Seth Meyers is no stranger to political humor, but the long-time comedian is partnering with Netflix for a novel streaming feature: the ability to ‘opt out’ of select political humor. Meyers’ forthcoming special, Seth Meyers: Lobby Baby (debuting on November 5th on Netflix) will allow viewers to skip the comedian’s jokes about U.S. President Donald Trump, a feature that hasn’t been incorporated into other Netflix comedy specials.
Much Ado About A Button
Meyers hosts Late Night with Seth Meyers on NBC, having built his career as a host on SNL. The button itself will work much like Netflix’ ‘Skip Intros’ button, allowing viewers to choose to watch the special as a whole but to easily navigate past political humor. The comedian told CNN that, in working with Netflix for his forthcoming special, he realized technology was available to allow political content to be skipped. He told CNN:
“It dawned on me that because it was on Netflix, there would be this opportunity to put in technology that would allow people to skip it… It was a way to build in the response to anyone who would say, ‘Oh, let me guess there’s going to be jokes about the president.’”
The button will be a one-off, stemming from Meyers’ own jokes about political joke fatigue, sources say. In incorporating the button, Meyers reportedly doubts there will be much use of the button, but more generally included it as a kind of meta-joke:
“I think, look, sometimes at a fancy restaurant they’ll put parsley on your plate and you’ll think, Well, that’s a nice touch, but you’re not going to eat the parsley.”
A Netflix spokesperson expressed to CNET that Netflix ‘supports the creative views of the artists it works with’. In a response to CNN Business, Robbie Praw (Netflix’s director of original standout comedy programming) told CNN Business that the gag was Meyers’ idea, and “we’re thrilled he was able to take advantage of the Netflix experience in such a funny and innovative way.”
This isn’t Netflix’s first foray into giving users a chance to manipulate their experience of Netflix content. The streaming titan debuted Black Mirror: Bandersnatch, a multiple-ending interactive film that centered around a young video game developer building a choose-your-own-adventure-style game. Audiences can choose actions for him, and the choices alter his progression through the events of the film as well as the ending an audience member receives.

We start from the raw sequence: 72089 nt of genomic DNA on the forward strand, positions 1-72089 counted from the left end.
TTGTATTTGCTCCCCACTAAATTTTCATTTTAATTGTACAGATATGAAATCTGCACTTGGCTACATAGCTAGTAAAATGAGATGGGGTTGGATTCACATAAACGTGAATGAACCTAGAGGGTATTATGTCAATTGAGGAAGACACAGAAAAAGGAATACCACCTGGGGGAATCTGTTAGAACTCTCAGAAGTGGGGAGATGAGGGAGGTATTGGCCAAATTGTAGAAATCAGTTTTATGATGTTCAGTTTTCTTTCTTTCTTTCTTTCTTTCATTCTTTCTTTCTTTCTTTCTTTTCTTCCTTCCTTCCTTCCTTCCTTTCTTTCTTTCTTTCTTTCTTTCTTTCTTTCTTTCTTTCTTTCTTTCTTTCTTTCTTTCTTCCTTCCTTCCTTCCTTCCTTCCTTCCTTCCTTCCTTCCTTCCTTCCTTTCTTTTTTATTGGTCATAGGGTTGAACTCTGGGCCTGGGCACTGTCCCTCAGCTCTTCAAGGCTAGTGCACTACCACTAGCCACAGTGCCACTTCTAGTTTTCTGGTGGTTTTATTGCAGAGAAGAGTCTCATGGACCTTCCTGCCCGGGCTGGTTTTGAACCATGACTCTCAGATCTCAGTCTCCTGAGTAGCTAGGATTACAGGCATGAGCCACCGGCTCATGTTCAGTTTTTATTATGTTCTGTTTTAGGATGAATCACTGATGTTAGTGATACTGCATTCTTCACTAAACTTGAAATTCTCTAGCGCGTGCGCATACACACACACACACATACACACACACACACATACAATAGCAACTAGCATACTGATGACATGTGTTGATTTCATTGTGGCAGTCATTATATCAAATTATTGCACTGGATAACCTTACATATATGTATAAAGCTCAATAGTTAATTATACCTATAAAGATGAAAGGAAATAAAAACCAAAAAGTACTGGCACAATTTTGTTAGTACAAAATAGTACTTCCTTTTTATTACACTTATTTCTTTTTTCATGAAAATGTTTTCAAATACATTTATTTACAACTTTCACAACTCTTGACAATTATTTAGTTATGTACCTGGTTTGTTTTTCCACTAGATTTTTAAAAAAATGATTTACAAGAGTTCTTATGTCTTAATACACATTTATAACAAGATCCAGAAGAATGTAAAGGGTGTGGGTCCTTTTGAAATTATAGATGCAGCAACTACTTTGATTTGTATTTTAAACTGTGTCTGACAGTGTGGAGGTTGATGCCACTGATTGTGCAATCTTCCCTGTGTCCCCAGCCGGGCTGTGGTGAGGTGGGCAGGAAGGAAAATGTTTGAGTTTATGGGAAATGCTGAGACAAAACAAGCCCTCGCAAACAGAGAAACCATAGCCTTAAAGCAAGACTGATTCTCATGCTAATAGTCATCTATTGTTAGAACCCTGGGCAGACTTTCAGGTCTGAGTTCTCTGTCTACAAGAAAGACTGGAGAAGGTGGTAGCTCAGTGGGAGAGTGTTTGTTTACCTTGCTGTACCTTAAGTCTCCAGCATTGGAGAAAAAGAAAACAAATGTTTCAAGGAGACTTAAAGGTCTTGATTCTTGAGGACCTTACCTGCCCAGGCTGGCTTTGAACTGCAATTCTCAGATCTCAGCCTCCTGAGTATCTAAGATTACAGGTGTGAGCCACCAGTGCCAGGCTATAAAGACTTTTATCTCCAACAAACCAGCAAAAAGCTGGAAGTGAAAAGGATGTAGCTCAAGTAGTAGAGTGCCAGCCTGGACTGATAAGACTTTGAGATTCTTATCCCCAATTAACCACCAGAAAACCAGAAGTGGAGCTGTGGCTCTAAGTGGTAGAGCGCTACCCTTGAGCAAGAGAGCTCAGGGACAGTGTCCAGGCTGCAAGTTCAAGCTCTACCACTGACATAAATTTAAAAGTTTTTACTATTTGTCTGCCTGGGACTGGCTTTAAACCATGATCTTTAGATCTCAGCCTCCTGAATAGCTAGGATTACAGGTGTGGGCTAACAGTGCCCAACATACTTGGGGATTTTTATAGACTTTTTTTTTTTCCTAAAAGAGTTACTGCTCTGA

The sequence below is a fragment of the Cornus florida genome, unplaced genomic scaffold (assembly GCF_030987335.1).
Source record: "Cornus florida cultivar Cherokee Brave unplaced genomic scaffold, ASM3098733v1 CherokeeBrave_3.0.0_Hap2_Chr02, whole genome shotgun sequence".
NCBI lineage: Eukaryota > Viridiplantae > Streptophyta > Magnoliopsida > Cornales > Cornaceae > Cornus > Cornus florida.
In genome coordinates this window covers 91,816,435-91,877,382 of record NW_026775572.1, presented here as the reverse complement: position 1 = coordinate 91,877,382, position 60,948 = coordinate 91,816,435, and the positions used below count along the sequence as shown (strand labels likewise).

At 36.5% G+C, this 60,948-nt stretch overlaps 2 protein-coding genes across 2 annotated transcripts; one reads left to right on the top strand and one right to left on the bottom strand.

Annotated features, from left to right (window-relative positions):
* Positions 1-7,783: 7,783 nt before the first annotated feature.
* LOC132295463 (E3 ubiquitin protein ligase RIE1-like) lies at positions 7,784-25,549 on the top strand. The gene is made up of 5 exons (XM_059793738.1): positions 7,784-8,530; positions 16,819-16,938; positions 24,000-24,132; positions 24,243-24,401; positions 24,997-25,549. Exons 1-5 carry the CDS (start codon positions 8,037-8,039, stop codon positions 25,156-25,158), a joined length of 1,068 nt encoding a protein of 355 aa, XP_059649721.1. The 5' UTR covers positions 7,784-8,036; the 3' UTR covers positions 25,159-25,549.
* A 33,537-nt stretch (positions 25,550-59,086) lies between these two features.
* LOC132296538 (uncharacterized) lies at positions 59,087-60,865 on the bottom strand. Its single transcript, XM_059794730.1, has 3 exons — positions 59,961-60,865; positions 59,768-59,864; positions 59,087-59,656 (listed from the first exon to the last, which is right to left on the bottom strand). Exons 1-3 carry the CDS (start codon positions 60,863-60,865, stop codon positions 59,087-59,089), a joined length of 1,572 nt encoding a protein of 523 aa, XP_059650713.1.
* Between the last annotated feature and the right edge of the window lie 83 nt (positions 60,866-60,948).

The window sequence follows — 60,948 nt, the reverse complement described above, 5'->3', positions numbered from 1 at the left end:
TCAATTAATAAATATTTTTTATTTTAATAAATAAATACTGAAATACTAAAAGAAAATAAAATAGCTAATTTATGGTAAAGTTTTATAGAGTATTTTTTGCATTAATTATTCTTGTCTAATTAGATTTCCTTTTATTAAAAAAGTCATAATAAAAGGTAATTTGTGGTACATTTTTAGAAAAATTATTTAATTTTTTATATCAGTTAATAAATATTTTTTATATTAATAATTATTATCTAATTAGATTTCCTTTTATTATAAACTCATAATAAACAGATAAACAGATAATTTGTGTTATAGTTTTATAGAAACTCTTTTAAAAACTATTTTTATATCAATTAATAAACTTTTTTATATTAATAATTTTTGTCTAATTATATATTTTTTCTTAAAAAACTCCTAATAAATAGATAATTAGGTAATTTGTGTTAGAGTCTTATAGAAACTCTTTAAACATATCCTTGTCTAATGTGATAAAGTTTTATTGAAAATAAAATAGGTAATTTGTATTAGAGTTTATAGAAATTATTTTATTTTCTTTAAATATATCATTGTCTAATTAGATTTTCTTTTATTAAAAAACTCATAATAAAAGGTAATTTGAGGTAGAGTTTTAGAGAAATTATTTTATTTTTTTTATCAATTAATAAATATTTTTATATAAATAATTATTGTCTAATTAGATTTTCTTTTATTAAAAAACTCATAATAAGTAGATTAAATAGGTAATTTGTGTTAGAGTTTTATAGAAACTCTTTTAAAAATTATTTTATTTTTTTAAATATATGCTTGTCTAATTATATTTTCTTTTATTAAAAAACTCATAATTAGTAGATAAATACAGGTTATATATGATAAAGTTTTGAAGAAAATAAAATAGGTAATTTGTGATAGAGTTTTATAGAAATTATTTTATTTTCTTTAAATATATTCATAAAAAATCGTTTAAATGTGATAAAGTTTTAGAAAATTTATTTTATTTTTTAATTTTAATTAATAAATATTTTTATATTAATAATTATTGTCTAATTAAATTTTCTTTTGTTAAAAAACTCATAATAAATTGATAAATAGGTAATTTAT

More interactive additions to video content haven’t been integrated widely before by Netflix, and so far Bandersnatch is a one-off as well. The inclusion of a content-skipping button, however, is an interesting development from a company that is no stranger to controversial content–or comedy for that matter. For example, Dave Chappelle’s Netflix special Sticks & Stones explicitly criticizes ‘cancel culture’ and taboo subjects, an approach intended to invite controversy and challenge conventions.
Netflix’s permissive culture has encouraged a wide variety of comedians and distinct approaches to comedy. Whereas Dave Chappelle’s specials have been routinely chastised on social media for insensitivity to the LGBTQ community, Netflix also hosted the widely lauded Hannah Gadsby special Nanette, a special explicitly challenging comedy’s approach to marginalized communities in thoughtful, novel ways. The company’s stance on editorial freedom indeed seems to preclude a ‘joke skip’ button from being more widely adopted, but for now you can enjoy the novelty with Meyers’ special. Seth Meyers: Lobby Baby premieres tomorrow.